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dc.contributor.authorFuchs, Sebastian P.
dc.contributor.authorMartinez-Navio, Jose M.
dc.contributor.authorRakasz, Eva G.
dc.contributor.authorGao, Guangping
dc.contributor.authorDesrosiers, Ronald C.
dc.date2022-08-11T08:09:55.000
dc.date.accessioned2022-08-23T16:49:12Z
dc.date.available2022-08-23T16:49:12Z
dc.date.issued2020-03-13
dc.date.submitted2020-04-08
dc.identifier.citation<p>Fuchs SP, Martinez-Navio JM, Rakasz EG, Gao G, Desrosiers RC. Liver-Directed but Not Muscle-Directed AAV-Antibody Gene Transfer Limits Humoral Immune Responses in Rhesus Monkeys. Mol Ther Methods Clin Dev. 2019 Nov 26;16:94-102. doi: 10.1016/j.omtm.2019.11.010. PMID: 31890736; PMCID: PMC6923507. <a href="https://doi.org/10.1016/j.omtm.2019.11.010">Link to article on publisher's site</a></p>
dc.identifier.issn2329-0501 (Linking)
dc.identifier.doi10.1016/j.omtm.2019.11.010
dc.identifier.pmid31890736
dc.identifier.urihttp://hdl.handle.net/20.500.14038/41413
dc.description.abstractA number of publications have described the use of adeno-associated virus (AAV) for the delivery of anti-HIV and anti-simian immunodeficiency virus (SIV) monoclonal antibodies (mAbs) to rhesus monkeys. Anti-drug antibodies (ADAs) have been frequently observed, and long-term AAV-mediated delivery has been inconsistent. Here, we investigated different AAV vector strategies and delivery schemes to rhesus monkeys using the rhesus monkey mAb 4L6. We compared 4L6 immunoglobulin G1 (IgG1) delivery using the AAV1 versus the AAV8 serotype with a cytomegalovirus (CMV) promoter and the use of a muscle-specific versus a liver-specific promoter. Long-term expression levels of 4L6 IgG1 following AAV8-mediated gene transfer were comparable to those following AAV1-mediated gene transfer. AAV1-mediated gene transfer, using a muscle-specific promoter, showed robust ADAs and transiently low 4L6 IgG1 levels that ultimately declined to below detectable levels. Intravenous AAV8-mediated gene transfer, using a liver-specific promoter, also resulted in low levels of delivered 4L6 IgG1, but those low levels were maintained in the absence of any detectable ADAs. Booster injections using AAV1-CMV allowed for increased 4L6 IgG1 serum levels in animals that were primed with AAV8 but not with AAV1. Our results suggest that liver-directed expression may help to limit ADAs and that re-administration of AAV of a different serotype can result in successful long-term delivery of an immunogenic antibody.
dc.language.isoen_US
dc.relation<p><a href="http://www.ncbi.nlm.nih.gov/entrez/query.fcgi?db=pubmed&cmd=Retrieve&list_uids=31890736&dopt=Abstract">Link to Article in PubMed</a></p>
dc.rightsCopyright 2019 The Author(s). This is an open access article under the CC BY-NC-ND license (http://creativecommons.org/licenses/by-nc-nd/4.0/)
dc.rights.urihttp://creativecommons.org/licenses/by-nc-nd/4.0/
dc.subjectAAV vector
dc.subjectAAV-antibody delivery
dc.subjectAAV1
dc.subjectAAV8
dc.subjectCMV promoter
dc.subjectDesmin promoter
dc.subjectTBG promoter
dc.subjectanti-drug antibody responses
dc.subjectmonoclonal antibody
dc.subjectprime-boost immunization
dc.subjectAmino Acids, Peptides, and Proteins
dc.subjectGenetics and Genomics
dc.subjectImmunology and Infectious Disease
dc.subjectMolecular Biology
dc.subjectTherapeutics
dc.subjectViruses
dc.titleLiver-Directed but Not Muscle-Directed AAV-Antibody Gene Transfer Limits Humoral Immune Responses in Rhesus Monkeys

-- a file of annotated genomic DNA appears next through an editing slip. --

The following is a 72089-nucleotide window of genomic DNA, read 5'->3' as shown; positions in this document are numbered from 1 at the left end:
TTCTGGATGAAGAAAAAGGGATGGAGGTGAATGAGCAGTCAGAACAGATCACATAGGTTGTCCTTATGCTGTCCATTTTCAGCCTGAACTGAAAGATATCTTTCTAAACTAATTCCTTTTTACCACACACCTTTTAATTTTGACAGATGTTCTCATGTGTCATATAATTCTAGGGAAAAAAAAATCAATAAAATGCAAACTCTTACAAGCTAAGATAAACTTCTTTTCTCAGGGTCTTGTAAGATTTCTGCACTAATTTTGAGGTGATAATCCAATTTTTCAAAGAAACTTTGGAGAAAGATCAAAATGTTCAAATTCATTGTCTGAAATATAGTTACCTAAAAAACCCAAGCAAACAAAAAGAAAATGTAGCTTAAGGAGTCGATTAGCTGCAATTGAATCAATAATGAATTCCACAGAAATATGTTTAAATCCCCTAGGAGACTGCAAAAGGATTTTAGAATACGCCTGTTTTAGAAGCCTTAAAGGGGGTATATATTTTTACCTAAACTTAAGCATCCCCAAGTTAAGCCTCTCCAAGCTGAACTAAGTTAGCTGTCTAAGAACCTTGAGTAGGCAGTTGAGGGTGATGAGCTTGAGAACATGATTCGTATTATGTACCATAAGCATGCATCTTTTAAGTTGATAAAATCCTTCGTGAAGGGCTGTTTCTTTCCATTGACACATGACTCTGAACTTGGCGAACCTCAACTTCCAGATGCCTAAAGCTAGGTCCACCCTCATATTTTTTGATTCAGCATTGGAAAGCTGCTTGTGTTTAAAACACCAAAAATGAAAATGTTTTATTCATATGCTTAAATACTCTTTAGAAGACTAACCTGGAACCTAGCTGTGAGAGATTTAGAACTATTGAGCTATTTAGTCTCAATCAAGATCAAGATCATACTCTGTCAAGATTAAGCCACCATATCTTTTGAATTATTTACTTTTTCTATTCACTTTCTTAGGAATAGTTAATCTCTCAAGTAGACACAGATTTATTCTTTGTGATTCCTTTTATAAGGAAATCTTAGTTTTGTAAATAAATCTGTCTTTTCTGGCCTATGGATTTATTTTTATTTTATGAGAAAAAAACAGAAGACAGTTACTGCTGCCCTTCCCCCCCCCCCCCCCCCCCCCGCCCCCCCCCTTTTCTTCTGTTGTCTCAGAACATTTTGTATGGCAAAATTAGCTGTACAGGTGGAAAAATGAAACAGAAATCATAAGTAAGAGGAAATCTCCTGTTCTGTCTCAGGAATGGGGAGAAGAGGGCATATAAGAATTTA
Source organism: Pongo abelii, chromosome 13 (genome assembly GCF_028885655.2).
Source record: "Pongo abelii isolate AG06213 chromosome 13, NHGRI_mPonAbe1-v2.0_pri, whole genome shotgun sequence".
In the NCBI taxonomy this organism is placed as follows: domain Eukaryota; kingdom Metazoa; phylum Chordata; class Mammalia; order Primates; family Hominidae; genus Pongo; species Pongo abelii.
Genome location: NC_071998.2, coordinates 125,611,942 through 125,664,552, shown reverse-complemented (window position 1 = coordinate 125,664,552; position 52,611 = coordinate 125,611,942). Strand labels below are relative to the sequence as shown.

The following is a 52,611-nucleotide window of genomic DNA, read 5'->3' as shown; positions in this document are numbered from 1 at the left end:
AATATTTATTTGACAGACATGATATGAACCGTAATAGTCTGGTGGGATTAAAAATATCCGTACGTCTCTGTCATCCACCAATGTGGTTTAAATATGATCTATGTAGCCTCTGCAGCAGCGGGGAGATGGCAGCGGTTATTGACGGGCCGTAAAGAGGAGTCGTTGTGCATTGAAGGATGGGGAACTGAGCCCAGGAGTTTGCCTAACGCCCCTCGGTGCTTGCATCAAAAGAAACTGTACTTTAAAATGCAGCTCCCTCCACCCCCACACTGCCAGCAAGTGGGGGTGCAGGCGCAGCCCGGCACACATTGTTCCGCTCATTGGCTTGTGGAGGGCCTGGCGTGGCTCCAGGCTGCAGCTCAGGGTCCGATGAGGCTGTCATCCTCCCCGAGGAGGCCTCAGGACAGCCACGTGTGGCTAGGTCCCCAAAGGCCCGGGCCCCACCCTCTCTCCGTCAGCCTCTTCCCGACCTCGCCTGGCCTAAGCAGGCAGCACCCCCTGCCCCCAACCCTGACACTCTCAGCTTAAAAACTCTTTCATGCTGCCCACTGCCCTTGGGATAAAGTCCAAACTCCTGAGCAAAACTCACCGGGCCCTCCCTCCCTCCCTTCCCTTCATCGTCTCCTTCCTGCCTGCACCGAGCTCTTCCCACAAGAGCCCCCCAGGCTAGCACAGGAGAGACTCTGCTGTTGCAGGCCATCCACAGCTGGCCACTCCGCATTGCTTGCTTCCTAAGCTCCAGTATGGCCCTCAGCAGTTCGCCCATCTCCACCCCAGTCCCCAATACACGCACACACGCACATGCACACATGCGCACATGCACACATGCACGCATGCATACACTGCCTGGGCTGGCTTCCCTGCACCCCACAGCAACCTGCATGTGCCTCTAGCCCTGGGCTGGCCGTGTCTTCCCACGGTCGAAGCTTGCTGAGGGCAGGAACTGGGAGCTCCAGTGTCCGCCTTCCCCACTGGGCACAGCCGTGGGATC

dc.typeJournal Article
dc.source.journaltitleMolecular therapy. Methods and clinical development
dc.source.volume16
dc.identifier.legacyfulltexthttps://escholarship.umassmed.edu/cgi/viewcontent.cgi?article=5212&amp;context=oapubs&amp;unstamped=1
dc.identifier.legacycoverpagehttps://escholarship.umassmed.edu/oapubs/4193
dc.identifier.contextkey17314526
refterms.dateFOA2022-08-23T16:49:12Z
html.description.abstract<p>A number of publications have described the use of adeno-associated virus (AAV) for the delivery of anti-HIV and anti-simian immunodeficiency virus (SIV) monoclonal antibodies (mAbs) to rhesus monkeys. Anti-drug antibodies (ADAs) have been frequently observed, and long-term AAV-mediated delivery has been inconsistent. Here, we investigated different AAV vector strategies and delivery schemes to rhesus monkeys using the rhesus monkey mAb 4L6. We compared 4L6 immunoglobulin G1 (IgG1) delivery using the AAV1 versus the AAV8 serotype with a cytomegalovirus (CMV) promoter and the use of a muscle-specific versus a liver-specific promoter. Long-term expression levels of 4L6 IgG1 following AAV8-mediated gene transfer were comparable to those following AAV1-mediated gene transfer. AAV1-mediated gene transfer, using a muscle-specific promoter, showed robust ADAs and transiently low 4L6 IgG1 levels that ultimately declined to below detectable levels. Intravenous AAV8-mediated gene transfer, using a liver-specific promoter, also resulted in low levels of delivered 4L6 IgG1, but those low levels were maintained in the absence of any detectable ADAs. Booster injections using AAV1-CMV allowed for increased 4L6 IgG1 serum levels in animals that were primed with AAV8 but not with AAV1. Our results suggest that liver-directed expression may help to limit ADAs and that re-administration of AAV of a different serotype can result in successful long-term delivery of an immunogenic antibody.</p>
dc.identifier.submissionpathoapubs/4193
dc.contributor.departmentHorae Gene Therapy Center
dc.source.pages94-102


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Copyright 2019 The Author(s).  This is an open access article under the CC BY-NC-ND license (http://creativecommons.org/licenses/by-nc-nd/4.0/)
Except where otherwise noted, this item's license is described as Copyright 2019 The Author(s). This is an open access article under the CC BY-NC-ND license (http://creativecommons.org/licenses/by-nc-nd/4.0/)